Telson and uropods asymmetrical. Left exopod about 2.4 as long as broad; rasp moderately broad. Telson without lateral indentation, and scattered setae dorsally; terminal margin divided into 2 rounded projections by shallow, often broad, rounded (U-shaped) cleft; margins of rounded projections each armed with 6 to 15 short to moderately long corneous spines, each margin occasionally with additional 7 or 8 much shorter subdistal spines dorsally.



AFFINITIES. — This species is similar to P. saintlaurentae sp. nov.; however, the two differ in several characters. The scales of the propodal rasp of the fourth pereopod are ovate in P. hothuisi, whereas the scales are lanceolate or conical in P. saintlaurentae sp. nov. The terminal margin of the telson is divided into two rounded projections by a shallow cleft in P. holthuisi; the telson is divided by a deep cleft in P. saintlaurentae sp. nov. The antennal scales are usually armed with four or more strong spines, and exceed the distal margin of the cornea by half or less than half the length of the acicles in P. holthuisi; the acicles are usually unarmed or with one or two weak spines, and exceed the distal margin of the corneae by more than half the length of the acicles in P. saintlaurentae sp. nov.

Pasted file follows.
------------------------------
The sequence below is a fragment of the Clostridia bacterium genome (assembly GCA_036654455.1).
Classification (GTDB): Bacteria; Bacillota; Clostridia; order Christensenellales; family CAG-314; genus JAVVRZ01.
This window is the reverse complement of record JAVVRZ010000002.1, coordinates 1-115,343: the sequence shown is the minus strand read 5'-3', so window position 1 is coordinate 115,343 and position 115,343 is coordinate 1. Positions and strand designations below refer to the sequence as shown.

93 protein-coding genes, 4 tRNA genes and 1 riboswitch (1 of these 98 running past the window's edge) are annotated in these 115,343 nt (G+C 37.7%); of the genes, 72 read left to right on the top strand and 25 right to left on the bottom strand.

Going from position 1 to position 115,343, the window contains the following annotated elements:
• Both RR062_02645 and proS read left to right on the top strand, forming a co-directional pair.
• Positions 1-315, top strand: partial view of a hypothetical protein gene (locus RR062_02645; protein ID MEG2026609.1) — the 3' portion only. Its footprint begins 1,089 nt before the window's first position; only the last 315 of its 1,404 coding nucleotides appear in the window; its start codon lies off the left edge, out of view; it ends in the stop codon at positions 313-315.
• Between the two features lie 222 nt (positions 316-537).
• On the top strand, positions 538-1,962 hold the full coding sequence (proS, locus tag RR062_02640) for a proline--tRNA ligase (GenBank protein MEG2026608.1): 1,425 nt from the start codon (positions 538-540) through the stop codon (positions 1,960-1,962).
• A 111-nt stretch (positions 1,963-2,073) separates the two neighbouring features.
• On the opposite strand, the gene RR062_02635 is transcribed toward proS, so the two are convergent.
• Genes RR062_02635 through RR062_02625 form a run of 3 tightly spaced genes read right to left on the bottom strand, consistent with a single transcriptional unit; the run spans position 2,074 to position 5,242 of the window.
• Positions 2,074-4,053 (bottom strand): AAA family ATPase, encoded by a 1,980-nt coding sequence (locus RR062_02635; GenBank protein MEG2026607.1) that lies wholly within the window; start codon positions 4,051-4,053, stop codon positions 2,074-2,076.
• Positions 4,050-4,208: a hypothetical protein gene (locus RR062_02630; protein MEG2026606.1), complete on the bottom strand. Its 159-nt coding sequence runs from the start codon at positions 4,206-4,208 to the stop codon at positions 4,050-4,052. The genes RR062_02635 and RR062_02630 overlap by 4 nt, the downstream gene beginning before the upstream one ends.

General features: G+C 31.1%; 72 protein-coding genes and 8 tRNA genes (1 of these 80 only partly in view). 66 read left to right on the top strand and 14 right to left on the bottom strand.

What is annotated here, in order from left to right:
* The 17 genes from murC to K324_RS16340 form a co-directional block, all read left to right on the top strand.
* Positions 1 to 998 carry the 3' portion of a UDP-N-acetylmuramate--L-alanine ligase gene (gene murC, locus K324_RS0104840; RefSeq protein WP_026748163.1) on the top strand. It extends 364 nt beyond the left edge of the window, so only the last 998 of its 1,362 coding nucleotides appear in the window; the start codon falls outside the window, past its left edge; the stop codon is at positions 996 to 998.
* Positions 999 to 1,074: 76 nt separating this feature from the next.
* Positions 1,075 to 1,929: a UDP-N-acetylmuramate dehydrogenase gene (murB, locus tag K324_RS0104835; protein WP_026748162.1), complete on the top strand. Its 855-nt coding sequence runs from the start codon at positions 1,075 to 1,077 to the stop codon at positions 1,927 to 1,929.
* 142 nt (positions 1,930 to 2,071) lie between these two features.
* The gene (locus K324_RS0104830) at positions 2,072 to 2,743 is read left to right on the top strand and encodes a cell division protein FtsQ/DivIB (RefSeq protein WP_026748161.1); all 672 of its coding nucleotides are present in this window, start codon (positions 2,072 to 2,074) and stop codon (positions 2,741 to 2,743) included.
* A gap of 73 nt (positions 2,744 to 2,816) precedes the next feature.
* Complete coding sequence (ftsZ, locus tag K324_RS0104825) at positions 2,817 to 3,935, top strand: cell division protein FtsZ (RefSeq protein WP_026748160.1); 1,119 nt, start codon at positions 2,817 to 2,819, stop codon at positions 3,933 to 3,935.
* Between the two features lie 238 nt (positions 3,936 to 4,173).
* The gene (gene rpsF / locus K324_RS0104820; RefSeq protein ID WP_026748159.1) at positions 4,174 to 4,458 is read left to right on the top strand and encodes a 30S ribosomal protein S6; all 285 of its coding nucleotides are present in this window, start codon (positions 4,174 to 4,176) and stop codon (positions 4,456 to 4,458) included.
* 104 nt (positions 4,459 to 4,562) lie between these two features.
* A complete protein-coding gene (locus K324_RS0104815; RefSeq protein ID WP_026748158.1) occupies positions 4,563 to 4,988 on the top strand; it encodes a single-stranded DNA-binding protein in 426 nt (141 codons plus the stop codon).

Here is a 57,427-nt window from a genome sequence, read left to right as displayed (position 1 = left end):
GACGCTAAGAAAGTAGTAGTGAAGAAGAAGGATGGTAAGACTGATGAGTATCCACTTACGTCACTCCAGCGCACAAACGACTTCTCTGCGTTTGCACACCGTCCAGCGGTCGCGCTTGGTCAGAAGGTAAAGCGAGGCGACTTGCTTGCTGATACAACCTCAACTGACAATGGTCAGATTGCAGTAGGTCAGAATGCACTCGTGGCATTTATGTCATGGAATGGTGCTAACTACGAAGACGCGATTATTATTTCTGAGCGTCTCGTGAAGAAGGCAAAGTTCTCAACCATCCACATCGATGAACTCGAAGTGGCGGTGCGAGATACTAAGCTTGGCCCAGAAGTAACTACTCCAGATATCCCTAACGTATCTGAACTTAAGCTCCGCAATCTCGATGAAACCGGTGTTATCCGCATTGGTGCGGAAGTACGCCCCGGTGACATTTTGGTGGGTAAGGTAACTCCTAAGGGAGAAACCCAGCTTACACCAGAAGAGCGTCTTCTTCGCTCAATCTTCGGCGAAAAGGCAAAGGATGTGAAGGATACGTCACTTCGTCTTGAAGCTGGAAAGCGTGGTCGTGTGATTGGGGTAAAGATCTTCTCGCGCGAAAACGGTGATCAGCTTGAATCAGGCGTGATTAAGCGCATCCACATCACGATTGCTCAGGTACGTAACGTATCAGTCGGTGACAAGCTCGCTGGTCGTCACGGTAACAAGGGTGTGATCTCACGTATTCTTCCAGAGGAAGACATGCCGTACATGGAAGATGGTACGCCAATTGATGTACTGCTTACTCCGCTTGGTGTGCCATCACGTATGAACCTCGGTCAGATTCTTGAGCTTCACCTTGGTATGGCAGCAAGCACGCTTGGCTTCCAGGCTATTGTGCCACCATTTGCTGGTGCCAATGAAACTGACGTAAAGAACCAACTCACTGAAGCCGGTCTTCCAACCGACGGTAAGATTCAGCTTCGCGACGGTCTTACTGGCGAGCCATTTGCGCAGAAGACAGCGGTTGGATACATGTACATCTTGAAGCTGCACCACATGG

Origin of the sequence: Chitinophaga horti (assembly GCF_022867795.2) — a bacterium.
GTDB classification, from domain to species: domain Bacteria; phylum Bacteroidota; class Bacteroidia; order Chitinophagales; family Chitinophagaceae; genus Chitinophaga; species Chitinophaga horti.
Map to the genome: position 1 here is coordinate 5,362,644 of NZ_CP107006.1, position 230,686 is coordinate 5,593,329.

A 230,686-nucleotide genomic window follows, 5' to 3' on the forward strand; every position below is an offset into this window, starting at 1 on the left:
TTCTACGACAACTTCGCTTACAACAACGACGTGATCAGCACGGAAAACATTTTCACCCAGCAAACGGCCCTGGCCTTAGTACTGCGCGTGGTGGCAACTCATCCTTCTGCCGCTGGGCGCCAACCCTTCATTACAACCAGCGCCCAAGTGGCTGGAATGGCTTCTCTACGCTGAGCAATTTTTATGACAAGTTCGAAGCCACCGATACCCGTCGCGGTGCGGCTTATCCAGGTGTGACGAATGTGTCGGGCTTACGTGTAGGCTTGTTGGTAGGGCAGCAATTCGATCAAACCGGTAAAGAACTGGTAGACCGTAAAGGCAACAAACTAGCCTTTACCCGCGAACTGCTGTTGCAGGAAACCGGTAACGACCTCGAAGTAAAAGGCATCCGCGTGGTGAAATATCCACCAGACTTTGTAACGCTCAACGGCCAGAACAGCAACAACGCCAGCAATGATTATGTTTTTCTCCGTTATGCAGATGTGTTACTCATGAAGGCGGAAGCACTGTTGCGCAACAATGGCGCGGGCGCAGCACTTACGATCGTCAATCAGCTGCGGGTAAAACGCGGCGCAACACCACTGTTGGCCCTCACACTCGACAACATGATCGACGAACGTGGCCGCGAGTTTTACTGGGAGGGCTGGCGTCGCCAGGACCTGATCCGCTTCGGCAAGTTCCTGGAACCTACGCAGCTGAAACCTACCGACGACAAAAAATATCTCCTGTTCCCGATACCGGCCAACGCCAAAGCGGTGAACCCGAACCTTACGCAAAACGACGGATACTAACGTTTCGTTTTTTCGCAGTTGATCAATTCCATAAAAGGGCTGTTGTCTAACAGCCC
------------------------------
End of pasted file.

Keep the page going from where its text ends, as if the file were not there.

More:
REMARKS. — As previously mentioned, Parapagurus holthuisi Lemaitre, 1989, is a replacement name proposed by LEMAITRE (1989) for P. abyssorum Henderson, 1888, a junior homonym of P. abyssorum (Filhol, 1885a). The "Challenger" material used by HENDERSON (1888) to describe his P. abyssorum included specimens from the Atlantic (Bermuda; Sierra Leone; Tristan da Cunha), western Pacific (Banda, Indonesia; Philippines; north of Papua New Guinea; Yokohama, Japan), and eastern Pacific (west of Valparaiso, and Port Otway, Chile). HENDERSON indicated that his description was based on a male specimen from west of Valparaiso (stn 300); thus, that male must be considered the holotype of his taxon and therefore of P. holthuisi. Examination of HENDERSON's single specimen obtained from Port Otway (stn 304) and deposited in the Australian Museum, Sydney (AM G.1653), has revealed that it actually represents the new species P. janetae, described herein. It has not been possible to examine HENDERSON's material from the western Pacific, and it could represent one or more of the species of Parapagurus that occur in that region.


DE SAINT LAURENT (1972, pl. 1, fig. 7) included a photograph of a right cheliped of a specimen of Parapagurus pilosimanus abyssorum. She did not, however, provide locality information for the specimen, and from the appendage alone it is not possible to determine whether it actually is of P. holthuisi.


Creative Commons Attribution Non Commercial 3.0 (CC BY-NC 3.0)

© National Museum of Natural History, Smithsonian Institution

Source: Antarctic Invertebrates Website (NMNH)